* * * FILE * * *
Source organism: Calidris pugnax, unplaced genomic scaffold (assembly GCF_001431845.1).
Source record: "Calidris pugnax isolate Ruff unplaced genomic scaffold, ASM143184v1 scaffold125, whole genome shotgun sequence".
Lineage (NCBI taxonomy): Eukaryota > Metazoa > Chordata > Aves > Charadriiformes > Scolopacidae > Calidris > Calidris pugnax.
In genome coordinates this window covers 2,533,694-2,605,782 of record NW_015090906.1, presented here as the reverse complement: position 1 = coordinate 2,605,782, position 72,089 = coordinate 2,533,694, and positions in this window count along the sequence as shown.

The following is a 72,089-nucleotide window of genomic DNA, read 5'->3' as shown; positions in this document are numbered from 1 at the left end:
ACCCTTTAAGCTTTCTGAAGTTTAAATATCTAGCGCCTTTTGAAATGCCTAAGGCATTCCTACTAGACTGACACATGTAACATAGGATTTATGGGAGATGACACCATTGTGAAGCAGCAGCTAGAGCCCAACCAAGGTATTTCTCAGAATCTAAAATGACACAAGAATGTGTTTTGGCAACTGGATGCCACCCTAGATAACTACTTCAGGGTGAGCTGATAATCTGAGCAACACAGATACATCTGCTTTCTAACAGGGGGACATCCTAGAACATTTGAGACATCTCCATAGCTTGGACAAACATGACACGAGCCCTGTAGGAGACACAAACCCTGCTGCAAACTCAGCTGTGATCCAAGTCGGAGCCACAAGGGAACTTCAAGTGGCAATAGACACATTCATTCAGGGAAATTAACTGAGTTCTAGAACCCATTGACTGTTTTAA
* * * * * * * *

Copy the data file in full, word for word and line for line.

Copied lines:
Source organism: Calidris pugnax, unplaced genomic scaffold (assembly GCF_001431845.1).
Source record: "Calidris pugnax isolate Ruff unplaced genomic scaffold, ASM143184v1 scaffold125, whole genome shotgun sequence".
Lineage (NCBI taxonomy): Eukaryota > Metazoa > Chordata > Aves > Charadriiformes > Scolopacidae > Calidris > Calidris pugnax.
In genome coordinates this window covers 2,533,694-2,605,782 of record NW_015090906.1, presented here as the reverse complement: position 1 = coordinate 2,605,782, position 72,089 = coordinate 2,533,694, and positions in this window count along the sequence as shown.

The following is a 72,089-nucleotide window of genomic DNA, read 5'->3' as shown; positions in this document are numbered from 1 at the left end:
ACCCTTTAAGCTTTCTGAAGTTTAAATATCTAGCGCCTTTTGAAATGCCTAAGGCATTCCTACTAGACTGACACATGTAACATAGGATTTATGGGAGATGACACCATTGTGAAGCAGCAGCTAGAGCCCAACCAAGGTATTTCTCAGAATCTAAAATGACACAAGAATGTGTTTTGGCAACTGGATGCCACCCTAGATAACTACTTCAGGGTGAGCTGATAATCTGAGCAACACAGATACATCTGCTTTCTAACAGGGGGACATCCTAGAACATTTGAGACATCTCCATAGCTTGGACAAACATGACACGAGCCCTGTAGGAGACACAAACCCTGCTGCAAACTCAGCTGTGATCCAAGTCGGAGCCACAAGGGAACTTCAAGTGGCAATAGACACATTCATTCAGGGAAATTAACTGAGTTCTAGAACCCATTGACTGTTTTAA